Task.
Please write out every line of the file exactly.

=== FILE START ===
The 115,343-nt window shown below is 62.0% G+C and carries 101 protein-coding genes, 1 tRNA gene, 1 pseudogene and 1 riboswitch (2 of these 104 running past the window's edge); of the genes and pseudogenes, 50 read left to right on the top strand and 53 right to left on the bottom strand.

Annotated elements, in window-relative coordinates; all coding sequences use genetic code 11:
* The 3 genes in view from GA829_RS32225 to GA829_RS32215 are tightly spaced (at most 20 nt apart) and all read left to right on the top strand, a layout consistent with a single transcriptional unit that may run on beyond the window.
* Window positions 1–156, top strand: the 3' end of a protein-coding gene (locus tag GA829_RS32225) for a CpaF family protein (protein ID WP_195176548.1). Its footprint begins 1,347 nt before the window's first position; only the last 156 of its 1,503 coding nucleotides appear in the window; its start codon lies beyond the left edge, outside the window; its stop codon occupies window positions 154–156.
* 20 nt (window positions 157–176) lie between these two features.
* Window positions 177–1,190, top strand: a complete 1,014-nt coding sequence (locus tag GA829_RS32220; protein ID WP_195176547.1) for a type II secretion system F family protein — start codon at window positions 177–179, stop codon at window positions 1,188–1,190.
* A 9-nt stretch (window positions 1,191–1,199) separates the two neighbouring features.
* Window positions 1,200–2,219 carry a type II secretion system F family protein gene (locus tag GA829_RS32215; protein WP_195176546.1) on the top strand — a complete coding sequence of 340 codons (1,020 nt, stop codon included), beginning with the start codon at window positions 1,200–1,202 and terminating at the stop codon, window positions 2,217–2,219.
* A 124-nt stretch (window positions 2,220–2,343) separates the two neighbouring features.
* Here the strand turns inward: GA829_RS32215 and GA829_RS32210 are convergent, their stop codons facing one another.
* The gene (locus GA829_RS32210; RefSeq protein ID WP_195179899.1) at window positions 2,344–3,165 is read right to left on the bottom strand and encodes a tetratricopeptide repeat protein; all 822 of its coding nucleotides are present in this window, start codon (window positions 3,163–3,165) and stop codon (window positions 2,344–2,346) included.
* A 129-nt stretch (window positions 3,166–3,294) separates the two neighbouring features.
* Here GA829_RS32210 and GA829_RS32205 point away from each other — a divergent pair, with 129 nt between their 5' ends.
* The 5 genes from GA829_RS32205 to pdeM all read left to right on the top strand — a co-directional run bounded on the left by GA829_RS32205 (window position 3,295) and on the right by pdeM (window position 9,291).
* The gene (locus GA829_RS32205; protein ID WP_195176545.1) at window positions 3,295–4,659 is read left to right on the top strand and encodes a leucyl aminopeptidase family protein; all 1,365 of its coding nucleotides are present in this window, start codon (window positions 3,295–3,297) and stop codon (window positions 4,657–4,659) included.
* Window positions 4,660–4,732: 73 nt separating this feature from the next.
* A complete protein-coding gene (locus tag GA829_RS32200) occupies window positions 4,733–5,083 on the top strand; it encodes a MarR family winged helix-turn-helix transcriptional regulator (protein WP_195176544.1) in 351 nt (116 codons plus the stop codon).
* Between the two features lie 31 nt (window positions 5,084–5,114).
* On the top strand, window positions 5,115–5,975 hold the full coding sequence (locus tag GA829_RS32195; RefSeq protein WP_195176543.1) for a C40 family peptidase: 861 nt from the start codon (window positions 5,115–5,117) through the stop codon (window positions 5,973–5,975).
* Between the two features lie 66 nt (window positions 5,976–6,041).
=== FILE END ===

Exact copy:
The 115,343-nt window shown below is 62.0% G+C and carries 101 protein-coding genes, 1 tRNA gene, 1 pseudogene and 1 riboswitch (2 of these 104 running past the window's edge); of the genes and pseudogenes, 50 read left to right on the top strand and 53 right to left on the bottom strand.

Annotated elements, in window-relative coordinates; all coding sequences use genetic code 11:
* The 3 genes in view from GA829_RS32225 to GA829_RS32215 are tightly spaced (at most 20 nt apart) and all read left to right on the top strand, a layout consistent with a single transcriptional unit that may run on beyond the window.
* Window positions 1–156, top strand: the 3' end of a protein-coding gene (locus tag GA829_RS32225) for a CpaF family protein (protein ID WP_195176548.1). Its footprint begins 1,347 nt before the window's first position; only the last 156 of its 1,503 coding nucleotides appear in the window; its start codon lies beyond the left edge, outside the window; its stop codon occupies window positions 154–156.
* 20 nt (window positions 157–176) lie between these two features.
* Window positions 177–1,190, top strand: a complete 1,014-nt coding sequence (locus tag GA829_RS32220; protein ID WP_195176547.1) for a type II secretion system F family protein — start codon at window positions 177–179, stop codon at window positions 1,188–1,190.
* A 9-nt stretch (window positions 1,191–1,199) separates the two neighbouring features.
* Window positions 1,200–2,219 carry a type II secretion system F family protein gene (locus tag GA829_RS32215; protein WP_195176546.1) on the top strand — a complete coding sequence of 340 codons (1,020 nt, stop codon included), beginning with the start codon at window positions 1,200–1,202 and terminating at the stop codon, window positions 2,217–2,219.
* A 124-nt stretch (window positions 2,220–2,343) separates the two neighbouring features.
* Here the strand turns inward: GA829_RS32215 and GA829_RS32210 are convergent, their stop codons facing one another.
* The gene (locus GA829_RS32210; RefSeq protein ID WP_195179899.1) at window positions 2,344–3,165 is read right to left on the bottom strand and encodes a tetratricopeptide repeat protein; all 822 of its coding nucleotides are present in this window, start codon (window positions 3,163–3,165) and stop codon (window positions 2,344–2,346) included.
* A 129-nt stretch (window positions 3,166–3,294) separates the two neighbouring features.
* Here GA829_RS32210 and GA829_RS32205 point away from each other — a divergent pair, with 129 nt between their 5' ends.
* The 5 genes from GA829_RS32205 to pdeM all read left to right on the top strand — a co-directional run bounded on the left by GA829_RS32205 (window position 3,295) and on the right by pdeM (window position 9,291).
* The gene (locus GA829_RS32205; protein ID WP_195176545.1) at window positions 3,295–4,659 is read left to right on the top strand and encodes a leucyl aminopeptidase family protein; all 1,365 of its coding nucleotides are present in this window, start codon (window positions 3,295–3,297) and stop codon (window positions 4,657–4,659) included.
* Window positions 4,660–4,732: 73 nt separating this feature from the next.
* A complete protein-coding gene (locus tag GA829_RS32200) occupies window positions 4,733–5,083 on the top strand; it encodes a MarR family winged helix-turn-helix transcriptional regulator (protein WP_195176544.1) in 351 nt (116 codons plus the stop codon).
* Between the two features lie 31 nt (window positions 5,084–5,114).
* On the top strand, window positions 5,115–5,975 hold the full coding sequence (locus tag GA829_RS32195; RefSeq protein WP_195176543.1) for a C40 family peptidase: 861 nt from the start codon (window positions 5,115–5,117) through the stop codon (window positions 5,973–5,975).
* Between the two features lie 66 nt (window positions 5,976–6,041).